The current food crisis is said to be the worst since the 1970s. Ordinary people across the world have been forced to make severe adjustments to their lives.
A combination of complex factors, including poor harvests, higher energy prices and unprecedented demand exceeding supplies have led to the present situation.
The world is a different place from that of the 1970s, though; it is a vastly connected and interdependent globe, highly networked, largely dependent on the dictums of the logic of globalisation, where chinks in supplies have a ricocheting effect across the globe. The following stories illustrate the effects of the food and oil hikes across the world.
Durban, South Africa
Margaret Shabalala* (85) is a pensioner and the breadwinner of her household. She lives with two of her unemployed children, who are in their mid-40s. She has four grandchildren, all high-school graduates, who, except for one, are unemployed. ”Obviously my pension is unable to cover buying the food for such a big family,” says Shabalala. ”From my pension at the end of the month, I try to buy basic foodstuffs like rice, flour, maize meal, oil and sugar. These should last us for the whole month, but that does not happen. Sometimes I am left with nothing and I can’t even go to church as taxi fares are also increasing.” — Nomkhosi Xulu
Caleb Lukaka (28) works as a casual employee wherever he can. He lives with his wife and two children, aged eight and six, in a rented two-room mud-brick house. He works as a cleaner in a clinic and earns 647 shillings (R3,80) an hour. He works 12 hours a day. He earns about 150 000 shillings (R985) a month, of which 30 000 shillings (R200) goes into taxes and rent. He buys all the food for his family of four from the village market — largely vegetables with the occasional piece of meat or fish. Food costs amount to 75% of his remaining salary. —Mohamed Raiman
Muhammad Yusuf (28) works as a janitor. He has an education diploma, but could not find a job that uses his qualifications. He earns less than $100 (R770) a month. He is responsible for a family of eight: his parents, his wife, his baby daughter, and his younger siblings. He says wages in Egypt are ridiculously low. He works 18 hours a day and still cannot afford to get a radiological examination for his wife, who is sick. He says he cannot even describe his situation; he is ”too exhausted and suffocated from everything”. — Julten Abdelhalim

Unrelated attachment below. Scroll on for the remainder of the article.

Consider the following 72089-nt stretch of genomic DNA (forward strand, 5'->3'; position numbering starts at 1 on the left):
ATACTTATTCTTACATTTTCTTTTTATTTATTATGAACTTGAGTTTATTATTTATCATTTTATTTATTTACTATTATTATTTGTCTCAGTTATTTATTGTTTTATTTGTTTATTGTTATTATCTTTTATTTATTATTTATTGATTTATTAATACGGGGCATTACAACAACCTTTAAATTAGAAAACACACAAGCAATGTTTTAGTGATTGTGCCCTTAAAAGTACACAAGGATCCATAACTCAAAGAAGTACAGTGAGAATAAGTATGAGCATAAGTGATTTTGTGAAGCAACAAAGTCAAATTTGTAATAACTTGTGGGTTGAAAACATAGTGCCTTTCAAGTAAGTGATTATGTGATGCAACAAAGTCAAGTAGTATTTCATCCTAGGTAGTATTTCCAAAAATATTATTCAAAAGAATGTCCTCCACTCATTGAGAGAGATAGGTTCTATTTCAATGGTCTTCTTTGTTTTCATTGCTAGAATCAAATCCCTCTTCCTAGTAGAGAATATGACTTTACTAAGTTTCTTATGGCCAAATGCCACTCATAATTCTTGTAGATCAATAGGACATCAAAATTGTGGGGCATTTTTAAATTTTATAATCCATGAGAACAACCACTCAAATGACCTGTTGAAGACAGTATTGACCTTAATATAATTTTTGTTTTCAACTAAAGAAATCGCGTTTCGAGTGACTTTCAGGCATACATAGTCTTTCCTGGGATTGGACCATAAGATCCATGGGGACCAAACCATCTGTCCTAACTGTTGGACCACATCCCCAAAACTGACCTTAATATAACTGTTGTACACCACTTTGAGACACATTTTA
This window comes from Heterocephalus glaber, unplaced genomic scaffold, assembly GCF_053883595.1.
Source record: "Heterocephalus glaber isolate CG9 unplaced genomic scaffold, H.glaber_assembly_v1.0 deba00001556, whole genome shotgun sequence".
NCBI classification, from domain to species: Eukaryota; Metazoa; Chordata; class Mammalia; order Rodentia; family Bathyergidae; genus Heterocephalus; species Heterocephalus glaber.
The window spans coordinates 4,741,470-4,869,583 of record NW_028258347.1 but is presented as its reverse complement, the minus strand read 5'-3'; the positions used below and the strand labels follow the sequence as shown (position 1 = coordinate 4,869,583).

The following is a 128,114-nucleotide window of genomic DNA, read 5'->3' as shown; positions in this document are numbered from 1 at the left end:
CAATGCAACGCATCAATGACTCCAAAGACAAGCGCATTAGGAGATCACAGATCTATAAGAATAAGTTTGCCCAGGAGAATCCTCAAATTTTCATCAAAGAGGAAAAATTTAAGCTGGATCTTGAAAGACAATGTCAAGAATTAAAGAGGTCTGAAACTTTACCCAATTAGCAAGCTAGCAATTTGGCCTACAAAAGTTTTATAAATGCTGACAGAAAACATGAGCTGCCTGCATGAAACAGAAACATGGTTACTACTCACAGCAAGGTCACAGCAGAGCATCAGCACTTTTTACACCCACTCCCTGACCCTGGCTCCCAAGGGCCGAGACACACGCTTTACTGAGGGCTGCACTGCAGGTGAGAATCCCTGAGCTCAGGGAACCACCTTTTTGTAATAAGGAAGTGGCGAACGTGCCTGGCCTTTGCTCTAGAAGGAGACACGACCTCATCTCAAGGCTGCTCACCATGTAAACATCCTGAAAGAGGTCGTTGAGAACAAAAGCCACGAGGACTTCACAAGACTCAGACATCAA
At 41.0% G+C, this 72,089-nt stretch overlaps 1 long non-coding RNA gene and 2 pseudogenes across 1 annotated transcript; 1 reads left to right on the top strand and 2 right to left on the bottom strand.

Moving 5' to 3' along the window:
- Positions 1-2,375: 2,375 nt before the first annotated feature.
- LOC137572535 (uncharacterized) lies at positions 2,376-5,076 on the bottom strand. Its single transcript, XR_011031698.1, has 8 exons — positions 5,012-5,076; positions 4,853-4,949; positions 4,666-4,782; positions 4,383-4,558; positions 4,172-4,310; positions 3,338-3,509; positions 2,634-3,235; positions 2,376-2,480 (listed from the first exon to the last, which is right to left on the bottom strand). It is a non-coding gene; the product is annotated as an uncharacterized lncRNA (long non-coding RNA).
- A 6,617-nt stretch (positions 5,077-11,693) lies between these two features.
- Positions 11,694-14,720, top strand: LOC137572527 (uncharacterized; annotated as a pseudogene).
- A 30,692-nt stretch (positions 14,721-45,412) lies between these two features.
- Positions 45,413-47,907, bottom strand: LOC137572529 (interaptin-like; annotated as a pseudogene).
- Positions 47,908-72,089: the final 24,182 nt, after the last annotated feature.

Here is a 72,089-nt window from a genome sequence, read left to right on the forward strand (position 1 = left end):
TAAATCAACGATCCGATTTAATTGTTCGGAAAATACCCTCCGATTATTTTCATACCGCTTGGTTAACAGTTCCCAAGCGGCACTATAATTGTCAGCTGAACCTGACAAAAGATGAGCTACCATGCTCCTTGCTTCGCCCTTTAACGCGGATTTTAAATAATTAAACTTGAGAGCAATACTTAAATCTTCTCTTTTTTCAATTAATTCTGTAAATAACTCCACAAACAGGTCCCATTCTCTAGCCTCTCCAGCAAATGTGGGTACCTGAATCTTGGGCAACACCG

Sabrina Hajri (26), a single mother in Tunis, struggles to survive. Although some prices, such as those of baguette and fuel, are controlled and subsidised, the increase in other prices is taking its toll. There is no support programme for single mothers. ”Life is very tough for us here. I don’t know how to make ends meet even though I am working hard every day cleaning other people’s houses. I am counting every cent, but food and transport and rent are exceeding the little I am making.” Hajri can no longer afford basics such as milk or tomatoes. — Sebastian Veit
Derya Gundogan (56), a retired government clerk, says his pay in 2007 came to 1 200 Turkish lira (about R7 500), but a year later he got an increase of only 70 lira (R430), while fuel increased by 15%. ”After the economic crisis of 2001, all of us became economy experts,” he says. ”Today my basic living expenses have gone up to 1 300 lira [R8 100]. This is more than my income! This means we are having a diet, but an unhealthy one.” — Tamer SÃ¶yler
Abu Maajid*, in his 80s, runs a small supermarket, selling basic groceries, cool drinks, snacks and odds and ends. He used to sell Egyptian rice (zarzour) for 30 Syrian pounds (about R4.50) a kilogram; it now costs 90 pounds (nearly R14) a kilogram. ”It will go up again soon,” he says. He used to sell 100kg of rice a week but now he sells only 5kg to 10kg a week. ”Things are really bad and people are suffering,” says Maajid, whose four married sons are all struggling to get jobs. He has not paid his last four electricity bills and his phone has been cut off. — Bilal Randeree
Gayatri Sharma (47) survives through chadhava (offerings) at the Sun Temple. Her lower-middle-class family struggle to make ends meet and maintain their social status. ”The poor can live on onions and bread. We can’t. We live on the most simple diet,” says Sharma. ”[But] the prices of oil, pulses, wheat and salt – all indispensable ingredients in Indian cooking – have doubled in just one year.” Sharma doesn’t buy fruit as she used to. Delicacies are not affordable. The family goes without an air cooler even on the hottest days to save electricity. — Nishtha Prakash and Flora Saint-Sans